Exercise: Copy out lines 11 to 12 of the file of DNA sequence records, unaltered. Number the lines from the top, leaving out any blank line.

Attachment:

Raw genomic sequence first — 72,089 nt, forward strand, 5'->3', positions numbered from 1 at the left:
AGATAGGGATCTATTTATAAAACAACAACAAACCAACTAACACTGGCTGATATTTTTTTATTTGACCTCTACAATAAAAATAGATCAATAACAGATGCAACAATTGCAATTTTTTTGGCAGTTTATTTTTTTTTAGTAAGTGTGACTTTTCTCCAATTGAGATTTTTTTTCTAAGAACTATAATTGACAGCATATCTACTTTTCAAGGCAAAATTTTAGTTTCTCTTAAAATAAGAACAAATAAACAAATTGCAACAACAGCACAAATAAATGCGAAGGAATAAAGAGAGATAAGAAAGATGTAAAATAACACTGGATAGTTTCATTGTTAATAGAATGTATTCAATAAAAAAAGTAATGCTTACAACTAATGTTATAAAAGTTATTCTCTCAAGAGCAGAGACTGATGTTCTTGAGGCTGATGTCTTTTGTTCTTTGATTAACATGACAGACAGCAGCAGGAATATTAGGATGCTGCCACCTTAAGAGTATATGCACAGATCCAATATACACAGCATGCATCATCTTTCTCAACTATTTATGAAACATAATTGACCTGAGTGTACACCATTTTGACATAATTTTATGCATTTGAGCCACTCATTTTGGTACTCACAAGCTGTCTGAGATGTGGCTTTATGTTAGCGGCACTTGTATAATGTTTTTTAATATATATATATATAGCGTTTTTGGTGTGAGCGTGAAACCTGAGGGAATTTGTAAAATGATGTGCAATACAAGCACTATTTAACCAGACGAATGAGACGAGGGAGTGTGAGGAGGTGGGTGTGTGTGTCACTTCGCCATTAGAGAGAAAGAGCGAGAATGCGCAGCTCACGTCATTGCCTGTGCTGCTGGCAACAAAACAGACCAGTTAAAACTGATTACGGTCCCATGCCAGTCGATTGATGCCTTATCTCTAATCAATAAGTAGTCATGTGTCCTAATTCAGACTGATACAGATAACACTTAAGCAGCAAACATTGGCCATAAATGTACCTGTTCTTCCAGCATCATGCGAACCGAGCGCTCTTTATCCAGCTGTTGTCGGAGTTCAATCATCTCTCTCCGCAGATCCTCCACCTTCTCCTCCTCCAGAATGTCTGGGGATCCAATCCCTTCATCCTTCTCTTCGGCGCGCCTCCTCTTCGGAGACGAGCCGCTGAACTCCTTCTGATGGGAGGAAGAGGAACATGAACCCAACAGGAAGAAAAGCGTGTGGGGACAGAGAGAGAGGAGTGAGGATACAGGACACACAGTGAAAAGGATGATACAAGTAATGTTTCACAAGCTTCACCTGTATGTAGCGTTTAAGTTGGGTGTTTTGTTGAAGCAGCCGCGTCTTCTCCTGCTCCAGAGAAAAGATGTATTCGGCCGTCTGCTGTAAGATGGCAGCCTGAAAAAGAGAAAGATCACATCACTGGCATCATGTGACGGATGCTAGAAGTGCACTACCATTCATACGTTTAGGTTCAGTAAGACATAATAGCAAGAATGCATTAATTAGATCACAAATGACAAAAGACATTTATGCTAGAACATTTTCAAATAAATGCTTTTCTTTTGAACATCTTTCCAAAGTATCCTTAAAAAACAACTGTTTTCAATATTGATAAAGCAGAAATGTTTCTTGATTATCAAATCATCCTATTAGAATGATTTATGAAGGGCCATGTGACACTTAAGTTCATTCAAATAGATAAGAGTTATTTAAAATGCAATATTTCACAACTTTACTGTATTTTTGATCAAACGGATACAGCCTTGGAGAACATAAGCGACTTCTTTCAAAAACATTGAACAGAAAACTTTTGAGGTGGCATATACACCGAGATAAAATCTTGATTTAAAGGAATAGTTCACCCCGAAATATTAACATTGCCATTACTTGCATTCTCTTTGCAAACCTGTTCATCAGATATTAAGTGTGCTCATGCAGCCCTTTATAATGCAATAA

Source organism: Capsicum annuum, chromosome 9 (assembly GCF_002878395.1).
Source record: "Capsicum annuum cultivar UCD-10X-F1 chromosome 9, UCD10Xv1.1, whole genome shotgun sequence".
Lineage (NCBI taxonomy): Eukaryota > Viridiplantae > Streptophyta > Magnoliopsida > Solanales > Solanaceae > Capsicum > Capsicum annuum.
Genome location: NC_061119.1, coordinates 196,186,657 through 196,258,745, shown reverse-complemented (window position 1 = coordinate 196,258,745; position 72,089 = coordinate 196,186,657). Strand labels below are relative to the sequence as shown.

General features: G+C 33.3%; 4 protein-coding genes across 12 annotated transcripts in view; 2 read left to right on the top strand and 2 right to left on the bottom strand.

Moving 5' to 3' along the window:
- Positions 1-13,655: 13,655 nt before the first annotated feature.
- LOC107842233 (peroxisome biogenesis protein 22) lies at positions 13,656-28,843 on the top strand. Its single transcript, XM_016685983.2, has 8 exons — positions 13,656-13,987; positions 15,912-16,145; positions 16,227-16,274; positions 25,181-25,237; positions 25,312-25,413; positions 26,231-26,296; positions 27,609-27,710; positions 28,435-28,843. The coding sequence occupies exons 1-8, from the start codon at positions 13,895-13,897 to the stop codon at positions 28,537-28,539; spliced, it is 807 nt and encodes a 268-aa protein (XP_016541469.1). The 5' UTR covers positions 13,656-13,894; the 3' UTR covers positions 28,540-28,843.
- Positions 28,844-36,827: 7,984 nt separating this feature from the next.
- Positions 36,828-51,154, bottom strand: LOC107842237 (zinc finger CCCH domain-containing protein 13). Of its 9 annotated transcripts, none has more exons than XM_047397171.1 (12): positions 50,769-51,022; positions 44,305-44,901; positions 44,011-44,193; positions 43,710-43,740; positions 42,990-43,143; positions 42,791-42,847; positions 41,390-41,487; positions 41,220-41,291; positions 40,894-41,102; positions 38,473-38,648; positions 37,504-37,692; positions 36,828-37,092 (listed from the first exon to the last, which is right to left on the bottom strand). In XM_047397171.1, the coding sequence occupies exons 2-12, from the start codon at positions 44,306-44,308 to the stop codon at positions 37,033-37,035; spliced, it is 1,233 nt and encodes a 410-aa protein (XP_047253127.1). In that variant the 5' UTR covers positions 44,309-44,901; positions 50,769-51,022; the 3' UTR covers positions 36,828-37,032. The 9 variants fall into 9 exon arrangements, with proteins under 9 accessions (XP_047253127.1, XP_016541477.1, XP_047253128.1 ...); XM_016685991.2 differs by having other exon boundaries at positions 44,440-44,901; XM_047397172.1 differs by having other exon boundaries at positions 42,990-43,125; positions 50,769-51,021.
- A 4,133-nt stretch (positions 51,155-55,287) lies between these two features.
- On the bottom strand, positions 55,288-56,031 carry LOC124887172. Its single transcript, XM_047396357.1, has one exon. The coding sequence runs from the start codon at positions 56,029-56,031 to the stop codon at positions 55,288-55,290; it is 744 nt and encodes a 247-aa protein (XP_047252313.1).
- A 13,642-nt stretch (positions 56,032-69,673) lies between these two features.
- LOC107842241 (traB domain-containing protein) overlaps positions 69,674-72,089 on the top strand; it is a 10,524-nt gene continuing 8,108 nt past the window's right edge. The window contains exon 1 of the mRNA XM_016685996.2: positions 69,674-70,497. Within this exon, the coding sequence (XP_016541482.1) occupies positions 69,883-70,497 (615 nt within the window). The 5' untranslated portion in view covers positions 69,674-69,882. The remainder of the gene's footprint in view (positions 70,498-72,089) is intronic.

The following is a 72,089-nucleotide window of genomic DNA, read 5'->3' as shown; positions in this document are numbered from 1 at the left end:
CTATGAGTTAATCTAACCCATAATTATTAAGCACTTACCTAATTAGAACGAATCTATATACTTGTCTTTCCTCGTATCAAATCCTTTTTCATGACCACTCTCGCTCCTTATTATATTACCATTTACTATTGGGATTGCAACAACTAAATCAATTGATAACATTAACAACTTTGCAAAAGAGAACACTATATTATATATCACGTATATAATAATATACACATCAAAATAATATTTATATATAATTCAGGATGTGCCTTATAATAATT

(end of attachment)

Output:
- Positions 28,844-36,827: 7,984 nt separating this feature from the next.
- Positions 36,828-51,154, bottom strand: LOC107842237 (zinc finger CCCH domain-containing protein 13). Of its 9 annotated transcripts, none has more exons than XM_047397171.1 (12): positions 50,769-51,022; positions 44,305-44,901; positions 44,011-44,193; positions 43,710-43,740; positions 42,990-43,143; positions 42,791-42,847; positions 41,390-41,487; positions 41,220-41,291; positions 40,894-41,102; positions 38,473-38,648; positions 37,504-37,692; positions 36,828-37,092 (listed from the first exon to the last, which is right to left on the bottom strand). In XM_047397171.1, the coding sequence occupies exons 2-12, from the start codon at positions 44,306-44,308 to the stop codon at positions 37,033-37,035; spliced, it is 1,233 nt and encodes a 410-aa protein (XP_047253127.1). In that variant the 5' UTR covers positions 44,309-44,901; positions 50,769-51,022; the 3' UTR covers positions 36,828-37,032. The 9 variants fall into 9 exon arrangements, with proteins under 9 accessions (XP_047253127.1, XP_016541477.1, XP_047253128.1 ...); XM_016685991.2 differs by having other exon boundaries at positions 44,440-44,901; XM_047397172.1 differs by having other exon boundaries at positions 42,990-43,125; positions 50,769-51,021.